Permit me to step back for a moment to see where all of this has been leading me. The issue of course is the notion of aesthetics, with trying to make sense of it. In general terms, ‘aesthetics’ has two possible meanings: it can refer to a field of philosophy; or it can refer to a qualitative dimension of objects and experience. In relation to the latter, and drawing on Kant, let’s acknowledge that the aesthetic is less an intrinsic quality of objects than a relational system involving both objects and modes of experience.
In relation to the first meaning, aesthetics can either be restricted to the historically constituted tradition of Western philosophical aesthetics, which begins in the Enlightenment and continues through to the present (via a disparate set of global voices), or it can be regarded more broadly as a form of philosophical reflection that explores aesthetic themes. Adopting the former view, some critics regard it as anachronistic to speak of Ancient Greek aesthetics, or of Chinese Buddhist aesthetics, arguing that it is not as though these discourses are speaking of precisely the same thing. Instead of representing transhistorical cultural constants, the notions of art, beauty, sublimity, etc. are, in their view, better regarded as diverse, varied and highly historically particular phenomena. The ‘artists’, for instance, that Plato banishes from his republic are hardly the ‘artists’ who built European Gothic cathedrals, or who wrote Chinese Chan poems or who, in the last century, as Dadaists or Situationists, devised wayward walks through Paris. And taking one step further, perhaps the notions of ‘art’ and ‘artist’, as terms that have the capacity to link these various activities together, are misguided and inappropriate. Arguably, there never was and never has been anything that consistently identified either the field of ‘art’ or the identity of ‘artist’. In contrast, the other more inclusive and catholic conception of philosophical aesthetics argues that while there may be vital historical differences, there are still aspects of similarity that make the notions of art, artist and aesthetics meaningful categories. While certainly the dimensions of difference between Ancient Greek and contemporary ‘aesthetics’ deserve emphasis, there nonetheless share ’aesthetic philosophical themes’. But how are these to be conceived precisely? At one level philosophical aesthetics can seem to be simply about art, beauty and the sublime, but then it can also be about the senses, truth, freedom and the absolute. The notion of the aesthetic has a chameleon capacity to shift registers – to have variously ontological, epistemological, ethical and ‘aesthetic’ relevance. It makes these shifts not only when regarded in the broadest historical and cultural terms, but also within Western philosophical aesthetics ‘proper’. We can resist this multiplicity of meanings and implications, or we can embrace it, and even regard it as key to what the aesthetic entails. Badiou and Ranciere refer to the ‘aesthetic knot’, which seems apt.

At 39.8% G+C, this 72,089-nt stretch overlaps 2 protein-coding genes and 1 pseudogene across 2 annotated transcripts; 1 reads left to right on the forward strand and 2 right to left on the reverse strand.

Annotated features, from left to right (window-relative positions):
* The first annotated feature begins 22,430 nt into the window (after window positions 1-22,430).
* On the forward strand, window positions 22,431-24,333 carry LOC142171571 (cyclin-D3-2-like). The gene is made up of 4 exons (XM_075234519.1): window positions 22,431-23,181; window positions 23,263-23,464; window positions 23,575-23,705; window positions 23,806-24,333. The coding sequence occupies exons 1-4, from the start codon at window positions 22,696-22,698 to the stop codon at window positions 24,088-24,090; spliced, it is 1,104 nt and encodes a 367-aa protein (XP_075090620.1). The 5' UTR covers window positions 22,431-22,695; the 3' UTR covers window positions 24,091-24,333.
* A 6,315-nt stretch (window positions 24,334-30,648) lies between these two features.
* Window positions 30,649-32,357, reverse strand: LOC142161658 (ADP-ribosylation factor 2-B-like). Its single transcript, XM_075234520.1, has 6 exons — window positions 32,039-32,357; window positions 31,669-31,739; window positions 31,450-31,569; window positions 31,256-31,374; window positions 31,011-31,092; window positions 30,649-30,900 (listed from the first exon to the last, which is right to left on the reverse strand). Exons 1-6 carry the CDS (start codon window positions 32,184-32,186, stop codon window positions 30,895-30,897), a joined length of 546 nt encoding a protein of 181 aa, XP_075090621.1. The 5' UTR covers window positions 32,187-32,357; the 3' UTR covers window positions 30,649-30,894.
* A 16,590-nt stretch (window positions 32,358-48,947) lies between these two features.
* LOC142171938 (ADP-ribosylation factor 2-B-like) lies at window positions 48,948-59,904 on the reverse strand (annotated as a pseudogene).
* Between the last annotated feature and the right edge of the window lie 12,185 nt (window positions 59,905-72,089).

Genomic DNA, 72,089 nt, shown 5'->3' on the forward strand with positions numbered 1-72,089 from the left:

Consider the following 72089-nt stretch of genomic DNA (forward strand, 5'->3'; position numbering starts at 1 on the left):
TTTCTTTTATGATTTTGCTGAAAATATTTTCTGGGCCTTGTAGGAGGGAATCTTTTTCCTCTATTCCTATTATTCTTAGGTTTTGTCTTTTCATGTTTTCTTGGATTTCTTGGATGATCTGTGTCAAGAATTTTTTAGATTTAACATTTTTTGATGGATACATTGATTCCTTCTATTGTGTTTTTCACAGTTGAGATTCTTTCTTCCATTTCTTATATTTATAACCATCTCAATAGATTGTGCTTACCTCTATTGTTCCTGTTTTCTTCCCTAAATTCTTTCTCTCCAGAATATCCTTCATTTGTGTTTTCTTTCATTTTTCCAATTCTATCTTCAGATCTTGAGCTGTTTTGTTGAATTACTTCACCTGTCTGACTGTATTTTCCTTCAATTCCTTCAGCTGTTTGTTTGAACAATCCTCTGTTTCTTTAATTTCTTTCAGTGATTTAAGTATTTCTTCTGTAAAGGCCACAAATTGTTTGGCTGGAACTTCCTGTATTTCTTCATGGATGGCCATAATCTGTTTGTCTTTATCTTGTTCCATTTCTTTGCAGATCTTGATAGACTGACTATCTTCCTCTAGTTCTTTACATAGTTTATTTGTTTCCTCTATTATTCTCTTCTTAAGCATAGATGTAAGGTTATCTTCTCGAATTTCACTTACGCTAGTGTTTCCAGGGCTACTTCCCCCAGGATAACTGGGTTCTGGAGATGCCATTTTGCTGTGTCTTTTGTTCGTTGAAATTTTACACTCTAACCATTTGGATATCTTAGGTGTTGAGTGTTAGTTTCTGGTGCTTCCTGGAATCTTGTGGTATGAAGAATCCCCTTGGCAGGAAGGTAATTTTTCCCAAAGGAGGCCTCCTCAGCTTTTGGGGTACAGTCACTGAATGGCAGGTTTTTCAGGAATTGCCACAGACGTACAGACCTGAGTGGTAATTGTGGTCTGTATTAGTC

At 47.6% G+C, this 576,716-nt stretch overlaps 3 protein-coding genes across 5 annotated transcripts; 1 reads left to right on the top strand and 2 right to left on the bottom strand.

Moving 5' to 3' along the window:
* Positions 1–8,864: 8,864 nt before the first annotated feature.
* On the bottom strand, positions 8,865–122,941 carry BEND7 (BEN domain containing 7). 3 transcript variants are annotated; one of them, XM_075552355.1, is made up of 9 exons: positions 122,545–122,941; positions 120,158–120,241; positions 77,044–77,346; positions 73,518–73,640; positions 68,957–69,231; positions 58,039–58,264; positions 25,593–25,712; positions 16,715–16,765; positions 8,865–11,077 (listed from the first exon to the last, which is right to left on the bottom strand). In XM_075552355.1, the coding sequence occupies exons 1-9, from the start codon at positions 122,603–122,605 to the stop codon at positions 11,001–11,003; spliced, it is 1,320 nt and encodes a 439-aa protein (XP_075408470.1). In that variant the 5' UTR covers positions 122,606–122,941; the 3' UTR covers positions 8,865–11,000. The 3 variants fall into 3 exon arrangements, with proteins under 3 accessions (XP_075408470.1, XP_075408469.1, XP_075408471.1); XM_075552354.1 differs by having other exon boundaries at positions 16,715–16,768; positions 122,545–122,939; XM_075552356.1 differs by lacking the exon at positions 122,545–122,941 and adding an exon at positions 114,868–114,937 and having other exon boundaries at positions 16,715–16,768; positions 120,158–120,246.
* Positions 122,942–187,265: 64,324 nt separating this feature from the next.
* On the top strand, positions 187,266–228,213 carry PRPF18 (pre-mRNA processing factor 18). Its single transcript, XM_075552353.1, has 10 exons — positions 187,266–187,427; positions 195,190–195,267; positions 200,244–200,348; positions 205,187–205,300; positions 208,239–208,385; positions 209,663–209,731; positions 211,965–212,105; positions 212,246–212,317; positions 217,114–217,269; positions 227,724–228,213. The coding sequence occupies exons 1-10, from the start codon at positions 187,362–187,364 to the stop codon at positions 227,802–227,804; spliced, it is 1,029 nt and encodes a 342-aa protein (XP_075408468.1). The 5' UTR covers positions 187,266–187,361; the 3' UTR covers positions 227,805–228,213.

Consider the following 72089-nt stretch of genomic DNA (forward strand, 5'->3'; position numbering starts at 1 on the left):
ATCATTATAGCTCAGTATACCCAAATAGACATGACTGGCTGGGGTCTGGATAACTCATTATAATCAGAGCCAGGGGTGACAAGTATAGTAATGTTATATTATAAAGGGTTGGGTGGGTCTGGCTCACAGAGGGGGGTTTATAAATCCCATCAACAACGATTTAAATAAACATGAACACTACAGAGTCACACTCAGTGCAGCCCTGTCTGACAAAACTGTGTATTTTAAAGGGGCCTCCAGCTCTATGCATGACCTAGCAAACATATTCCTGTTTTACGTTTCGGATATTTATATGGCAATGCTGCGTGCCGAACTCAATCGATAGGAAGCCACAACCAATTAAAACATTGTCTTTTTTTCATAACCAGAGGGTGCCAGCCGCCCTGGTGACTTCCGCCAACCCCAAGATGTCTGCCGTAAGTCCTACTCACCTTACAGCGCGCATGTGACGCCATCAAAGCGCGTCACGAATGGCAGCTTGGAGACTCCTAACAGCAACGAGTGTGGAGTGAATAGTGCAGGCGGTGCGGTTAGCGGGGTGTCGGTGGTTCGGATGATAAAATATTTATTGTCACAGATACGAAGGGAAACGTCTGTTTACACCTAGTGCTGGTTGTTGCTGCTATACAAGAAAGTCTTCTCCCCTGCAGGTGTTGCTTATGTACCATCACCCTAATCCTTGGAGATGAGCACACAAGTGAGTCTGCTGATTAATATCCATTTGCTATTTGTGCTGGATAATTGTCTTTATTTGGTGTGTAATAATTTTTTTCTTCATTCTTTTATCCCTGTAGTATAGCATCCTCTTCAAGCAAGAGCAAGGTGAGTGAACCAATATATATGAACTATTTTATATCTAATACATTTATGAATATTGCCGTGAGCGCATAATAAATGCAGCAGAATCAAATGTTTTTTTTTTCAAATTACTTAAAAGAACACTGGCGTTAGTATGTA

Regarded as a mode of relational experience, similar debates play out. Aesthetic experience can be positioned either in historically specific terms (for instance, as a mode of class differentiation and bourgeois self-understanding) or in more general terms as an identifiable and transhistorical current of experience (involving, for example, aspects of free, sensible apperception). There is of course the problem in relation to the latter that distinguishing the aesthetic from other layers of experience (from work, from scientific knowing, from political interaction, etc.) is itself historically inscribed and legible. Aesthetic experience is often opposed to the rest of life and envisaged as a distinct, separate and embattled space of freedom. Conversely it can be regarded as a utopian index of the world’s radical transformation – of the potential for everything to be perceived and judged differently. The tradition of avant-garde art tends to experience these alternatives in terms of an agonised play of resistance, compromise, withdrawal and lingering hope.